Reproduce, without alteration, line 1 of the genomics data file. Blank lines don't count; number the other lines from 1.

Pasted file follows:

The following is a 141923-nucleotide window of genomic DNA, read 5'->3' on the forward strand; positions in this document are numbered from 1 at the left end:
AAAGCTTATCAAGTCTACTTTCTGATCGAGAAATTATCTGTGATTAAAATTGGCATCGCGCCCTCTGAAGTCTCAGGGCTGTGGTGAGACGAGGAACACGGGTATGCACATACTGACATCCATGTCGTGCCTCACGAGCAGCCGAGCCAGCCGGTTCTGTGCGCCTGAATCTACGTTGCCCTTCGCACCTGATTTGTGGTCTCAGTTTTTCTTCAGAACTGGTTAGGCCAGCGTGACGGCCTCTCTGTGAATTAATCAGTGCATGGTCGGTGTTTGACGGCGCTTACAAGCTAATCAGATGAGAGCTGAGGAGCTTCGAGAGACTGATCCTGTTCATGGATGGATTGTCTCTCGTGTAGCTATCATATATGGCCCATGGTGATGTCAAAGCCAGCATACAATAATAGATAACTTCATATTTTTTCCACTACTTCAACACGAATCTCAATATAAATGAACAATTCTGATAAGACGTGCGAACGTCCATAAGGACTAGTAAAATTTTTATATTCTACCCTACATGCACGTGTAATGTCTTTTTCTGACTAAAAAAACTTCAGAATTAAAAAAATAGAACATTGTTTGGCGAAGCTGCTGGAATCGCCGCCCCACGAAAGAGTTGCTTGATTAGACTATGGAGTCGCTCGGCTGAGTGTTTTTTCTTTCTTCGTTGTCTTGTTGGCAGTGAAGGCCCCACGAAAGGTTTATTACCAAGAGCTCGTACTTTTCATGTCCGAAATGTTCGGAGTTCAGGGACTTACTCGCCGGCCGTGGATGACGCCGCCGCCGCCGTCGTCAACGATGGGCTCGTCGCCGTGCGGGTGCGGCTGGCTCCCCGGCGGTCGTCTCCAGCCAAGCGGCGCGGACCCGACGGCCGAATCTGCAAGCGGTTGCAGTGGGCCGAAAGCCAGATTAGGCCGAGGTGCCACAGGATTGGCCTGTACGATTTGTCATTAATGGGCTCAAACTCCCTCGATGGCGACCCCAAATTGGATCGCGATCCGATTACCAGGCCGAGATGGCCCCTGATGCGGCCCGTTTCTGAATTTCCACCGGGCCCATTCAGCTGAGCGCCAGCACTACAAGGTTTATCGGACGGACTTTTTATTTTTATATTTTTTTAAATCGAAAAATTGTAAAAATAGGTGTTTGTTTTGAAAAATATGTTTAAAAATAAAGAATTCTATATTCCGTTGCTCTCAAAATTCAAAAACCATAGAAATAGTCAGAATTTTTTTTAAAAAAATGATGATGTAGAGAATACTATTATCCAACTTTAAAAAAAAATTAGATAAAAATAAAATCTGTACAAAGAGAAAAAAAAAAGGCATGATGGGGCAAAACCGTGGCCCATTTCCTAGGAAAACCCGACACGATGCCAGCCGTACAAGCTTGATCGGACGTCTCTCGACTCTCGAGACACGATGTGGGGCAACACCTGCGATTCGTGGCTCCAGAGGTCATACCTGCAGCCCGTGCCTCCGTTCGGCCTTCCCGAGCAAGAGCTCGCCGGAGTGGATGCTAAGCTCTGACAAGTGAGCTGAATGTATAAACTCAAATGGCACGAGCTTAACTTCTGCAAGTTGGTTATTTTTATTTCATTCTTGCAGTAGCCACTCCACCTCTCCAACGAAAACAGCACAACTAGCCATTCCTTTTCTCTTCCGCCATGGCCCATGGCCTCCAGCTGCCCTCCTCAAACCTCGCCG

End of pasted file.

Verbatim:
The following is a 141923-nucleotide window of genomic DNA, read 5'->3' on the forward strand; positions in this document are numbered from 1 at the left end: